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Spelling with Charlotte Mason in mind


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I'm not 100% Charlotte Mason in my teaching philosphy, but I do like a lot of what she stands for in education.


I believe Charlotte Mason recommended spelling instruction beginning the end of 3rd grade through 9th grade. And her primary means was via dicatation. I believe some of the reason for this is the thinking that they need to learn to read and write well first so they aren't thinking so much about the mechanics of writing and can focus on picturing the words first.


I like the idea of my kids learning spelling rules and I was heavily contemplating doing All About Spelling next year with my 1st grader. We'll be finishing All About Reading level 1 this year, and after completion of that level, the company recommends starting All About Spelling. I like the ideas of the two programs complementing each other, but I know it's not CM-like, and so that's why I'm questioning it.


If we don't to AAS, there won't be a writing componant to his phonics/reading instruction. Is that a big deal if he seems to be progessing in his reading without it?


I've heard a couple people say that they suspect kids are too young in 1st and 2nd grade to really remember spelling rules. Does anyone have experience with this one way or the other? Is there an advantage to starting spelling with children right away?


On the long-term, do any of you teach spelling all the way through 9th grade, and does it look different in the older years?


All thoughts on this are welcome as I try to figure out the route I will take with spelling instruction.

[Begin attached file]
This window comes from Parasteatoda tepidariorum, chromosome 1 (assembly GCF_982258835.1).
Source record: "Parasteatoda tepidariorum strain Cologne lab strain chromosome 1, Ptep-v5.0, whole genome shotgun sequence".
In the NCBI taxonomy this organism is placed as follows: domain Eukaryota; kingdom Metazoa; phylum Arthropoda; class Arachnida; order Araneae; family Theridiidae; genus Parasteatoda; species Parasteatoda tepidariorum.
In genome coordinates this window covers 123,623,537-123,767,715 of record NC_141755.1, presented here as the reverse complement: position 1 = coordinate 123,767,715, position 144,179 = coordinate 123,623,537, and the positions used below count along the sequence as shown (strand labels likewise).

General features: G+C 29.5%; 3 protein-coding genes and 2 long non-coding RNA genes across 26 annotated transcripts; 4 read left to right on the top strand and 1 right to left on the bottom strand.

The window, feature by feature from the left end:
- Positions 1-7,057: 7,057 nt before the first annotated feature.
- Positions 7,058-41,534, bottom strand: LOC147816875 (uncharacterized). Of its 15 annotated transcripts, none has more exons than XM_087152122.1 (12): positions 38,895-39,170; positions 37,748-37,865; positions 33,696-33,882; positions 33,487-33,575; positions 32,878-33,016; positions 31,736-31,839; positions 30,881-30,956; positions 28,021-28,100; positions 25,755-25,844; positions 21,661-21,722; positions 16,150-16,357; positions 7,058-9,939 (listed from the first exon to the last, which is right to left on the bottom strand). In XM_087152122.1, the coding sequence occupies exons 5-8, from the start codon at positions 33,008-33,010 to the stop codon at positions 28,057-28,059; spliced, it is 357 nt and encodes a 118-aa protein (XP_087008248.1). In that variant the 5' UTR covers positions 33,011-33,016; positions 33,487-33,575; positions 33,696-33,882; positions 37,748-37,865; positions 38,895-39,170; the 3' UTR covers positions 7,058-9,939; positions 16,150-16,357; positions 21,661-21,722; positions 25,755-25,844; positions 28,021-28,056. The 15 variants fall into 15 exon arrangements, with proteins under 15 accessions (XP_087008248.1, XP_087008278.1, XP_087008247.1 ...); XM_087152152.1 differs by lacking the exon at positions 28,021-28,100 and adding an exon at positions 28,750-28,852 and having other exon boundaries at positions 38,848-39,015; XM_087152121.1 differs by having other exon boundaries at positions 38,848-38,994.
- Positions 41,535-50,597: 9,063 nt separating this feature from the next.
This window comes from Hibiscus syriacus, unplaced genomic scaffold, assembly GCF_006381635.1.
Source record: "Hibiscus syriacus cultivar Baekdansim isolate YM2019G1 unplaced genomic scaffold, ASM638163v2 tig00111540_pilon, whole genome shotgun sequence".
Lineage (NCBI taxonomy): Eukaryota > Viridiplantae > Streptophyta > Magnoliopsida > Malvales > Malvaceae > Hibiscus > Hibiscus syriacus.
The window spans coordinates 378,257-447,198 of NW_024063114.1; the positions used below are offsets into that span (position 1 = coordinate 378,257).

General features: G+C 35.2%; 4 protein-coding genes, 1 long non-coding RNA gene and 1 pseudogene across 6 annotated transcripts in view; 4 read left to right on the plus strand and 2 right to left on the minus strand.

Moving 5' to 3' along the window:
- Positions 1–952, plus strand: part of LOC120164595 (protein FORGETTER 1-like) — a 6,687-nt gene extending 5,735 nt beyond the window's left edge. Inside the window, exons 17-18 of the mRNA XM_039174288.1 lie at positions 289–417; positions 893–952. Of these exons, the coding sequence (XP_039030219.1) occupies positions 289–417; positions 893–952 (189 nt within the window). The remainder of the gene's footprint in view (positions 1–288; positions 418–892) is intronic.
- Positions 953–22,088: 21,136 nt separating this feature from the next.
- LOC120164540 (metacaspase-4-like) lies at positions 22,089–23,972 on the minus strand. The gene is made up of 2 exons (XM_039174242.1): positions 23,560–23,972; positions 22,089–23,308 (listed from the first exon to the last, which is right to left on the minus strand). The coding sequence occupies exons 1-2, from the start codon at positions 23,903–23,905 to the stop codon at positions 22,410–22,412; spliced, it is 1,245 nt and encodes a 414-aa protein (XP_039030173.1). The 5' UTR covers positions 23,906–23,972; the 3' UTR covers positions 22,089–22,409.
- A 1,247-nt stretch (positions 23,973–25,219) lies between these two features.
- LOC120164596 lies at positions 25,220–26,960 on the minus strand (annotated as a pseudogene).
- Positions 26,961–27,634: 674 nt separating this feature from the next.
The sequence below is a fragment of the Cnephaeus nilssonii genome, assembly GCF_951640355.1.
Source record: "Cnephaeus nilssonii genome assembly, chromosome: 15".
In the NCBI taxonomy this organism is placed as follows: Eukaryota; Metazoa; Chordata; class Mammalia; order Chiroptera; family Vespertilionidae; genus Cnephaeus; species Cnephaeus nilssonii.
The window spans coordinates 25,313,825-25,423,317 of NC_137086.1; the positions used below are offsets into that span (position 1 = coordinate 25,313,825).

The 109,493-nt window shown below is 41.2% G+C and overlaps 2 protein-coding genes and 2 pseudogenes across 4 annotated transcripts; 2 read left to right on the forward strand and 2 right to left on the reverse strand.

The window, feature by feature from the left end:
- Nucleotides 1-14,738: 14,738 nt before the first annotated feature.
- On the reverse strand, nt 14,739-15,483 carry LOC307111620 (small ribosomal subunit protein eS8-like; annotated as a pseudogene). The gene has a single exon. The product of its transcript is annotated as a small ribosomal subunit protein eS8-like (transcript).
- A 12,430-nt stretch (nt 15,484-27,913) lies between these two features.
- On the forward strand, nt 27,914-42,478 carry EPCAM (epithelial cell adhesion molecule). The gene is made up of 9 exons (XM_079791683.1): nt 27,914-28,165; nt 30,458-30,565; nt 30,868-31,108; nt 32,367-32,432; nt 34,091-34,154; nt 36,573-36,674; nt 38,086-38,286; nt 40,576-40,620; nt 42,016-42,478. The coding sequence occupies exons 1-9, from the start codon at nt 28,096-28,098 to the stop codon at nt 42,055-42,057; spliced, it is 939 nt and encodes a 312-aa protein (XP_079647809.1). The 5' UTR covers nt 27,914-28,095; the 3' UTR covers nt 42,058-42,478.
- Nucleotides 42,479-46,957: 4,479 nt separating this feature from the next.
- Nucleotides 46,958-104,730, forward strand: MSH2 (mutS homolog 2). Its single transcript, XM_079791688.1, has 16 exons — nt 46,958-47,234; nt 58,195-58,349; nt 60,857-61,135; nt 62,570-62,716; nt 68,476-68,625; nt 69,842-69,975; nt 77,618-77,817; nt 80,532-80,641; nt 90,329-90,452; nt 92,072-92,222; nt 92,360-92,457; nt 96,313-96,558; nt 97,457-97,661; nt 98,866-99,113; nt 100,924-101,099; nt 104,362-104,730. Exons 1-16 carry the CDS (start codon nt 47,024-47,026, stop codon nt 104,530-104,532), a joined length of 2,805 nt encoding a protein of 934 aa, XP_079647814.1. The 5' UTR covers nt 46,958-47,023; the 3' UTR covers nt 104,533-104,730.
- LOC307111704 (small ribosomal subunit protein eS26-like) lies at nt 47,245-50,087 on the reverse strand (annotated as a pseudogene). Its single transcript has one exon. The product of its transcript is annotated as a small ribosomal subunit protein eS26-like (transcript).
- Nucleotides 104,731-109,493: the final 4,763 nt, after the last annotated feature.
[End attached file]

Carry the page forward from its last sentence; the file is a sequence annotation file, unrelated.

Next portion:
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My oldest daughter was an early and avid reader - still is an avid reader. She did not internalize spelling through copywork as other folks suggested would occur with good literature.


We've been doing spelling lessons and it is only recenlty (she's 8 1/2) that some of the spelling stuff is sticking. Granted she's only in 2nd/3rd grade now, but I've found - for her that doing spelling lessons earlier just frustrated me to no end and didn't help with her writing/spelling much.


I will say that previous to now, I have not done dictation as CM suggested - with studied (or whatever it's called, it left my head at the moment) dictation. I used more of the WTM method, of copy work one day and then dictation of the same passage another day.


Now, she is (at least partly) interested in spelling correctly. :) I'm doing some spelling lessons with her from the Wand (Bravewriter) and she at least understands that phonics as something to do with spelling.


My 2nd child (6 years old) is a much more natural speller (reluctant reader) and writer - she "gets" that spelling is based on sound and that there is a specific way to spell something.


I'm not even goingto attempt to "teach" spelling to the younger one for at least another year, although when she does copy work and notices a different spelling than she expected we'll talk about it, and maybe add it to her word wall.


I don't know if that was any help at all. I've never used AAS; so, I'm not sure about that specifically.

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